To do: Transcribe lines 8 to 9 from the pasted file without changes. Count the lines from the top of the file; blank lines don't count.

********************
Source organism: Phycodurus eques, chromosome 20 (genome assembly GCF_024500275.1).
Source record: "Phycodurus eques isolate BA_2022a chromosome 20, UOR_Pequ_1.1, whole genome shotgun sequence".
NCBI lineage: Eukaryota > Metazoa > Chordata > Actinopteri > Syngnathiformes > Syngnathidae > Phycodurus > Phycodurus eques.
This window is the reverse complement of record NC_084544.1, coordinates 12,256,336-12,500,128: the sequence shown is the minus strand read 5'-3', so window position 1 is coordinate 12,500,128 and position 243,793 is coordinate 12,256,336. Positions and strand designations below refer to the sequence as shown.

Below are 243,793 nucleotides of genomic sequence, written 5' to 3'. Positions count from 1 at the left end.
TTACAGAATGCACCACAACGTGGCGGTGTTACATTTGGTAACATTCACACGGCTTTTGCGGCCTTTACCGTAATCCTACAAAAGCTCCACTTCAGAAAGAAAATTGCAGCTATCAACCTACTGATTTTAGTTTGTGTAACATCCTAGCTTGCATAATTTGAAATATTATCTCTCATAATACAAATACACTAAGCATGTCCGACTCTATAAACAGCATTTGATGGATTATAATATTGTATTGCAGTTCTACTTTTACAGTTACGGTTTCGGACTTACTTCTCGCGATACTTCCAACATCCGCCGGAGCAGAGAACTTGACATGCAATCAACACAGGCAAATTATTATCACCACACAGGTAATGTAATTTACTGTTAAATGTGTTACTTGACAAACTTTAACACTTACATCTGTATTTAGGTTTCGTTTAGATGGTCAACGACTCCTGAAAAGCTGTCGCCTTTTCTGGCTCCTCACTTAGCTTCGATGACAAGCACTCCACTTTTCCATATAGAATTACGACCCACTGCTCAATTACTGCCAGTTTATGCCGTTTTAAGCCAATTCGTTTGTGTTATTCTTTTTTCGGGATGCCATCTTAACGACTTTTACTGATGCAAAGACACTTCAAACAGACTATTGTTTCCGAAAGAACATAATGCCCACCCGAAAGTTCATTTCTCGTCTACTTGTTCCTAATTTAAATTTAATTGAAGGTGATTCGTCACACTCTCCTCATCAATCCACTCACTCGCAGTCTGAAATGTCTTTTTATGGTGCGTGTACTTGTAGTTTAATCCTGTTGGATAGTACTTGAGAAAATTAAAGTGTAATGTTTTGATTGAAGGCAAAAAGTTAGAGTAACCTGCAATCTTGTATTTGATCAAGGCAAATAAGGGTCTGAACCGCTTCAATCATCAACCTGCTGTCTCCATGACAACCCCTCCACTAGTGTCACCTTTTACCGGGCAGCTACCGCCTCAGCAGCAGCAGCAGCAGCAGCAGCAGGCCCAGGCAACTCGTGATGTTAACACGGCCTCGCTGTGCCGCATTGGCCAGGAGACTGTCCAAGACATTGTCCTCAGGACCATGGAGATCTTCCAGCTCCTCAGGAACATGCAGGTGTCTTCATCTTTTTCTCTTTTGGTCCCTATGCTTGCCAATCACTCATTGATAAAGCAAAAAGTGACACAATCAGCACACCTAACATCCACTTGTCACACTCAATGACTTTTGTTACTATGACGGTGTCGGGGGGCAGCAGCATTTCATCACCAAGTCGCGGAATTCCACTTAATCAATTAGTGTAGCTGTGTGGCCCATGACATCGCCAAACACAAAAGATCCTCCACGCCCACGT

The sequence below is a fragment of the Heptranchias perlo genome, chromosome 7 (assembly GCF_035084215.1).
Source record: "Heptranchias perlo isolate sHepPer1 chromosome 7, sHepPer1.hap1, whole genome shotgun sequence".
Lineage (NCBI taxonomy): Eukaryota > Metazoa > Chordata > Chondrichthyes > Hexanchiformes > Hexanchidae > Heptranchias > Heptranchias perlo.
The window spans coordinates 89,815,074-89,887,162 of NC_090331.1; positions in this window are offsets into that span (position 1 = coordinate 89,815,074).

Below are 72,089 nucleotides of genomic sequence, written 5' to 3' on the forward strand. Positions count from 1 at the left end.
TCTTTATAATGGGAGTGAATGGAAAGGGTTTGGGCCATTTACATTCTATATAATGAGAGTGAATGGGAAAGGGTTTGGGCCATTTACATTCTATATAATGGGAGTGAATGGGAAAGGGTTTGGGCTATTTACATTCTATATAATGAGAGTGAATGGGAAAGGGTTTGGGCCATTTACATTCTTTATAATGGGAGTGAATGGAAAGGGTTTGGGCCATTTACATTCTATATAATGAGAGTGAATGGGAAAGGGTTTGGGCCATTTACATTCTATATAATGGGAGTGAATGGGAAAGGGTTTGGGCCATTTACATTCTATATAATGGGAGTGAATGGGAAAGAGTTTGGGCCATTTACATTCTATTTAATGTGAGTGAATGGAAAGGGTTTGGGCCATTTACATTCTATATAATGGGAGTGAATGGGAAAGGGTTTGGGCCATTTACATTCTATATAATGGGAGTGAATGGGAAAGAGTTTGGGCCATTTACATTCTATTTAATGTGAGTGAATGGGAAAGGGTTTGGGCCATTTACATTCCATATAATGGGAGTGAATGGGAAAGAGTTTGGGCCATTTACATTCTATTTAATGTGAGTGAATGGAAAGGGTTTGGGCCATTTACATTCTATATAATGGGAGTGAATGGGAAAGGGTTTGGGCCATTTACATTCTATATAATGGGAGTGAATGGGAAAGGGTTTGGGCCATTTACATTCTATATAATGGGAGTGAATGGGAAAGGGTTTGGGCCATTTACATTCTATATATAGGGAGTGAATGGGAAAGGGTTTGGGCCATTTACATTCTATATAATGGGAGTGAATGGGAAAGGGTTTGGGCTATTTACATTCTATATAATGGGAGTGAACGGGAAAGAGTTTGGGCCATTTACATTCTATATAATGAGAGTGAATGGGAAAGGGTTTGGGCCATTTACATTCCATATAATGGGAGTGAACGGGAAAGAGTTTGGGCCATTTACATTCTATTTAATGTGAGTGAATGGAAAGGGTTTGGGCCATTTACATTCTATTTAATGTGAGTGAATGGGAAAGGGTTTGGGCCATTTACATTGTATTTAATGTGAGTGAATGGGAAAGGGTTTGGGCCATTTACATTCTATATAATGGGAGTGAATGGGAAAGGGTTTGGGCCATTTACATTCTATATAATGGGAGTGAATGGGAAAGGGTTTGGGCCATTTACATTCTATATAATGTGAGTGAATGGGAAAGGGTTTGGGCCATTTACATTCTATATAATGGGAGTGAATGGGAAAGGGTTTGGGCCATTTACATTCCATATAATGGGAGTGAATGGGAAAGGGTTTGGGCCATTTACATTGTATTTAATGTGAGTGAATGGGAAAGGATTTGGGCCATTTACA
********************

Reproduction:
Source record: "Heptranchias perlo isolate sHepPer1 chromosome 7, sHepPer1.hap1, whole genome shotgun sequence".
Lineage (NCBI taxonomy): Eukaryota > Metazoa > Chordata > Chondrichthyes > Hexanchiformes > Hexanchidae > Heptranchias > Heptranchias perlo.